Saturday, September 14, 2013

Librarians' Line-Up: School Books

In honor of the back-to-school season, today's Librarians' Line-Up is about school books. Our favorites, and those that stuck with us.

The Westing Game by Ellen Raskin
In fifth or sixth grade we read the Westing Game by Ellen Raskin. It is a mystery about who is going to inherit a large fortune from Sam Westing. He chooses 16 people to all live in an apartment/business complex and compete. I haven’t read the book since then but I can still quote it at you.
~Amy W.

Intruder in the Dust by William Faulkner
Other kids read To Kill a Mockingbird in high school. I read Faulkner’s Intruder in the Dust, which deals with a lot of the same themes. A white man, a member of a prominent (if somewhat shady) family has been murdered. A black man stands accused. The ensuing story, written in Faulkner’s typical stream of consciousness style, examines the role of race in the Jim Crow south.  As is the case in practically everything that Faulkner wrote, there are some epic length sentences. But there is also some lyrically beautiful prose, and Faulkner deftly captures the fundamental ambivalence of the liberal southerner, caught between love for, and veneration of, the culture of his home region, and acknowledgement of the intense bigotry woven into that culture.
~John F.

Grapes of Wrath by John Steinbeck and Things Fall Apart by Chinua Achebe
I think the books I liked best were the ones I expected to dislike the most.  For some reason I thought Steinbeck’s Grapes of Wrath was going to be horrible, but I really enjoyed it.  Chinua Achebe’s Things Fall Apart has also stuck with me, as well as The Things They Carried.

--Being an English major I have a ton from college that I loved and may not have picked otherwise, but I’ll just stick with the high school titles.
~Amanda D.

The Outsiders by S.E. Hinton
When I was in sixth grade, I had to read The Outsiders by S.E. Hinton and it’s easily the best book that’s been a requirement. It’s about Ponyboy Curtis, a boy living with his brothers and growing up on the wrong side of the tracks; he’s one of the Greasers. His life is filled with gang violence as the Greasers constantly clash with the upper class Socs. What makes this book so excellent is not only is it a great story of teens, but author S.E. Hinton was a teen herself when she wrote it. Additionally, when it was published in 1967, it single-handedly launched the new designation of “Young Adult” literature.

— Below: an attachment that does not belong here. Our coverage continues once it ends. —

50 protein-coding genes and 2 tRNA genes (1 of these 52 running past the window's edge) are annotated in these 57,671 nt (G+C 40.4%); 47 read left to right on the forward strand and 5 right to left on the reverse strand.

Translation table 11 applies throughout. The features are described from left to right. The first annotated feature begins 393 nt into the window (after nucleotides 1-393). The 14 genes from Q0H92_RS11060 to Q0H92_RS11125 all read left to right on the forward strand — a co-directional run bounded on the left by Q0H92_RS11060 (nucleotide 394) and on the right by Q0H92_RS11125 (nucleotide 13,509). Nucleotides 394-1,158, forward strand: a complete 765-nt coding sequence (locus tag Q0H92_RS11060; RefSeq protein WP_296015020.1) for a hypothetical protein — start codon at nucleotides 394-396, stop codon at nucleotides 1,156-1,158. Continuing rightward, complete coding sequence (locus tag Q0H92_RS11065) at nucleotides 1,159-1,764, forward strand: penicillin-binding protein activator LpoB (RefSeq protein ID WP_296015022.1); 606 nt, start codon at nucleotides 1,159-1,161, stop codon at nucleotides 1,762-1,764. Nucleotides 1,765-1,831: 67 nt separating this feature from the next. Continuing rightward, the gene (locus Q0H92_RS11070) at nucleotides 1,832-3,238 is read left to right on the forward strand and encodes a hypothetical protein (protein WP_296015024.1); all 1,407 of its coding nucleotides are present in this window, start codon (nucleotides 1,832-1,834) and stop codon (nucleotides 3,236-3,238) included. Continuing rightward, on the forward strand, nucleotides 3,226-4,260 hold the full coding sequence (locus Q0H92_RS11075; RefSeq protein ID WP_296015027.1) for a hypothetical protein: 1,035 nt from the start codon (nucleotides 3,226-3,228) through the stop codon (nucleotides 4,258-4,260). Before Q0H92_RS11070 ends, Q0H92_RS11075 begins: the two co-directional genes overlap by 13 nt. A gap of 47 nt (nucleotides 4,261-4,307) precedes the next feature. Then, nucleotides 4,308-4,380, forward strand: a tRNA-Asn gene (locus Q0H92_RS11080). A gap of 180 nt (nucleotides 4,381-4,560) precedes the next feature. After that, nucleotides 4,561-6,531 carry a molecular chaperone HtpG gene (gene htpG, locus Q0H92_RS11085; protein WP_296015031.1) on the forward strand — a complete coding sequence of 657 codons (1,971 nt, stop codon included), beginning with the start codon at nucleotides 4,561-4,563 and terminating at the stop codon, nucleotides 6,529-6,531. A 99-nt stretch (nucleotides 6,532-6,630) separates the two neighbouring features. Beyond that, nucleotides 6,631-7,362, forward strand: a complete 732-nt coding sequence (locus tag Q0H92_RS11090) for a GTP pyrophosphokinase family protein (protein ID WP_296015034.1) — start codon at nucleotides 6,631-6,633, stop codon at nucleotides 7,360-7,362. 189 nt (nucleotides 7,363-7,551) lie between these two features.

My favorite school book was Lord of the Flies by William Golding. I read it in 9th grade and truly enjoyed it. Books with castaways, deserted islands, survival, beasts, old dead pilots, bullying, and murder are consistently fun reads. I'm always surprised when I see middle school kids reading it, though. While it is quite the adventure novel, I think the issues and themes that the book delves into skew a little older and may be overlooked by younger readers. On the other hand, it is fun and definitely would give students something to talk about.
~Mary P.
For summer reading before I began my junior year in high school, we read Catch-22 by Joseph Heller. I don't know if it was my favorite book per se, but it was one of those books that really stuck with me. I loved the back and forth of the text, including a lot of somewhat ridiculous situations. The wordplay and character confusion softened the very serious situations occurring within the book (it is set in WWII). The author was very graphic at times, with his descriptions of violence, especially. However, that only added to the book, in my opinion. The story itself was an interesting peek into WWII, and I definitely learned things from it. I also feel that you have to respect a book whose title was added to the general lexicon. 
~Cailey W.

Taming of the Shrew by William Shakespeare
Hey Reader! Guess what!? I’m super pretentious! Oh good you have your monocle, so you understand. Basically, Cailey told us to write about favorite books read in school, and I’ve already written or talked about two of my favorite books from high school, so let’s move on up to college (don’t worry grad school, I’m sure you’ll get a shout out too). I was an English major, which is why I’m now a poor librarian with a heart of gold, so I had to read… A LOT! Although it’s not my favorite work or Shakespeare play, Taming of the Shrew holds a place in my heart because I talked about it, read it, and wrote about it more than I like to think about. This is a troublesome story about abuse, marriage, relationships, and vermin (aka men). Mainly I loved it because I had an amazing Shakespeare professor. She rocked and made me love Shakespeare. This post is more about the English teacher and not the book. The teacher makes all the difference. Foiled again Cailey! Mwhahahaha!

What about you? What book stuck with you?

1 comment:

  1. "Once and Future King" in 6th grade loved it. 7th grade the "Iliad and the Odyssey", actually even"Bullfinches Mythology"